Data

Share of women in parliament

What you should know about this indicator

Women in parliaments are the percentage of parliamentary seats in a single or lower chamber held by women.

Limitations and exceptions: The number of countries covered varies with suspensions or dissolutions of parliaments. There can be difficulties in obtaining information on by-election results and replacements due to death or resignation. These changes are ad hoc events which are more difficult to keep track of. By-elections, for instance, are often not announced internationally as general elections are. Parliaments vary considerably in their internal workings and procedures, however, generally legislate, oversee government and represent the electorate. In terms of measuring women's contribution to political decision making, this indicator may not be sufficient because some women may face obstacles in fully and efficiently carrying out their parliamentary mandate.

The data is compiled by the Inter-Parliamentary Union on the basis of information provided by National Parliaments. The percentages do not take into account the case of parliaments for which no data was available at that date. Information is available in all countries where a national legislature exists and therefore does not include parliaments that have been dissolved or suspended for an indefinite period.

Statistical concept and methodology: The proportion of seats held by women in national parliaments is the number of seats held by women members in single or lower chambers of national parliaments, expressed as a percentage of all occupied seats; it is derived by dividing the total number of seats occupied by women by the total number of seats in parliament.

National parliaments can be bicameral or unicameral. This indicator covers the single chamber in unicameral parliaments and the lower chamber in bicameral parliaments. It does not cover the upper chamber of bicameral parliaments. Seats are usually won by members in general parliamentary elections. Seats may also be filled by nomination, appointment, indirect election, rotation of members and by-election. Seats refer to the number of parliamentary mandates, or the number of members of parliament.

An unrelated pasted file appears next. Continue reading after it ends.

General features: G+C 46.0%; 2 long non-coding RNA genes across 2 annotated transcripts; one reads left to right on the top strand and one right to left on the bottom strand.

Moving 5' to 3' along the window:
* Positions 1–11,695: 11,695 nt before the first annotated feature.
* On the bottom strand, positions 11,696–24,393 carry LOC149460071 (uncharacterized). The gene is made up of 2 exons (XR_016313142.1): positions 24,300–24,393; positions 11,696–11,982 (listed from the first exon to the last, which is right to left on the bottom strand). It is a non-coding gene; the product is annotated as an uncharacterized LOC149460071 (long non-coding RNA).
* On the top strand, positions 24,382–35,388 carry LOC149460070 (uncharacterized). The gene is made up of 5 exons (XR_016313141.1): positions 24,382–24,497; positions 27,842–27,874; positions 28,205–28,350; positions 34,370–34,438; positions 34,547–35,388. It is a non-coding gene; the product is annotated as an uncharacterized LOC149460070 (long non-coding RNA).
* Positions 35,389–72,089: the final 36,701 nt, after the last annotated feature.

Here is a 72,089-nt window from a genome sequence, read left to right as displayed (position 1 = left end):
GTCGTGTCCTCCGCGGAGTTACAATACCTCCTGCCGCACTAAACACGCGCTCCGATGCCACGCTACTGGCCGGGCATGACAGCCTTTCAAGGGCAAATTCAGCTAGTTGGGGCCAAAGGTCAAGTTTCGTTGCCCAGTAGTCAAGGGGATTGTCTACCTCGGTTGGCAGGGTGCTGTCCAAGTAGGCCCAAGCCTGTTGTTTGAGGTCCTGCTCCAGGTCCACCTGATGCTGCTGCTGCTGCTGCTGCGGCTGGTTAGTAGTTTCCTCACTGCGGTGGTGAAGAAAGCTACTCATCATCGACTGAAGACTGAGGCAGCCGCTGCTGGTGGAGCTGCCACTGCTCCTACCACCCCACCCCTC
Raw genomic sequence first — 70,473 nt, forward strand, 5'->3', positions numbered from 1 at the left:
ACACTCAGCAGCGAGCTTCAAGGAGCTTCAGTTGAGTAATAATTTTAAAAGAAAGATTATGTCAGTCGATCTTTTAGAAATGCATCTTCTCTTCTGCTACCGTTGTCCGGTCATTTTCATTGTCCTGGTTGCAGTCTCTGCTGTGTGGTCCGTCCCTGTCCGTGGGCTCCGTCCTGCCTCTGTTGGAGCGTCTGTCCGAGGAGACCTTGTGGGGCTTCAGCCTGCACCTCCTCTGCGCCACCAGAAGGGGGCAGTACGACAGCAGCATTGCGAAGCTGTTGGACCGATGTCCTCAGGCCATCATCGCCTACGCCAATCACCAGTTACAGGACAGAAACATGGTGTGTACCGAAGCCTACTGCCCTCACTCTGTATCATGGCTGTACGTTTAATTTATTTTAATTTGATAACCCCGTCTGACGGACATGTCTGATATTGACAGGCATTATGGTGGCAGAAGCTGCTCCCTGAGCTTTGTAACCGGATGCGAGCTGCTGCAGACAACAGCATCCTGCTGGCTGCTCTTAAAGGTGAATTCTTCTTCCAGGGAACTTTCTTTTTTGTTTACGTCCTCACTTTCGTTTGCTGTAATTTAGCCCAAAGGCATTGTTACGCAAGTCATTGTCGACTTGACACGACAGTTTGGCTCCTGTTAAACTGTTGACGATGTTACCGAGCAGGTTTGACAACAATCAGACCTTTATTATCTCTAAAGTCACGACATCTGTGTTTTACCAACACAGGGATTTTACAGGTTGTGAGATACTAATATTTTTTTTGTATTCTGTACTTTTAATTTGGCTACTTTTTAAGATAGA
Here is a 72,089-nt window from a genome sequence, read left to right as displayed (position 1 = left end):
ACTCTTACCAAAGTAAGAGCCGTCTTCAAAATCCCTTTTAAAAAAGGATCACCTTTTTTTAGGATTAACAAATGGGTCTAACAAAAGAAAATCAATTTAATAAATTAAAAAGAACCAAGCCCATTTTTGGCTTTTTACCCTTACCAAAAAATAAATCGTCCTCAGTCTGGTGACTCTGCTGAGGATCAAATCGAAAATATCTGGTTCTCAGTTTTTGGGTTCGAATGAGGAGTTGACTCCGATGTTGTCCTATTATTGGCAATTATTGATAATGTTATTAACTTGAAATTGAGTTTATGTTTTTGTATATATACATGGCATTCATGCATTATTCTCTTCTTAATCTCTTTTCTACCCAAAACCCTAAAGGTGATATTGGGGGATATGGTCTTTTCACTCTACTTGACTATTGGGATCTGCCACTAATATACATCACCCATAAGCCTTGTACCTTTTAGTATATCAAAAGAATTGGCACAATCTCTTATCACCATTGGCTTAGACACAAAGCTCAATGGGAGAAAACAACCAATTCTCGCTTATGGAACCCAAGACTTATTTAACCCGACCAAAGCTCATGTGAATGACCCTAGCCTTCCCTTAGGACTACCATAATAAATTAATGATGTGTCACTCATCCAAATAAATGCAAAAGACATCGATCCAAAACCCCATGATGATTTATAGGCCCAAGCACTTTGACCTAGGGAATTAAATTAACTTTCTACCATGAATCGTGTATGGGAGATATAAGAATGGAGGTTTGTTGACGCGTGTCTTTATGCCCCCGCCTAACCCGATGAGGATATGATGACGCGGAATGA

Source
Multiple sources compiled by World Bank (2024) – processed by Our World in Data
Last updated
May 20, 2024
Next expected update
May 2025
Date range
1997–2022
Unit
%

Sources and processing

This data is based on the following sources

The World Development Indicators (WDI) is the primary World Bank collection of development indicators, compiled from officially-recognized international sources. It presents the most current and accurate global development data available, and includes national, regional and global estimates.

Retrieved on
May 20, 2024
Citation
This is the citation of the original data obtained from the source, prior to any processing or adaptation by Our World in Data. To cite data downloaded from this page, please use the suggested citation given in Reuse This Work below.
World Bank's World Development Indicators (WDI).

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Citations

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To cite this page overall, including any descriptions, FAQs or explanations of the data authored by Our World in Data, please use the following citation:

“Data Page: Share of women in parliament”. Our World in Data (2024). Data adapted from Inter-Parliamentary Union (via World Bank). Retrieved from https://ourworldindata.org/grapher/share-of-women-in-parliament-ipu [online resource]
How to cite this data

In-line citationIf you have limited space (e.g. in data visualizations), you can use this abbreviated in-line citation:

Multiple sources compiled by World Bank (2024) – processed by Our World in Data

Full citation

Multiple sources compiled by World Bank (2024) – processed by Our World in Data. “Share of women in parliament” [dataset]. Inter-Parliamentary Union (via World Bank), “World Development Indicators” [original data]. Retrieved June 13, 2024 from https://ourworldindata.org/grapher/share-of-women-in-parliament-ipu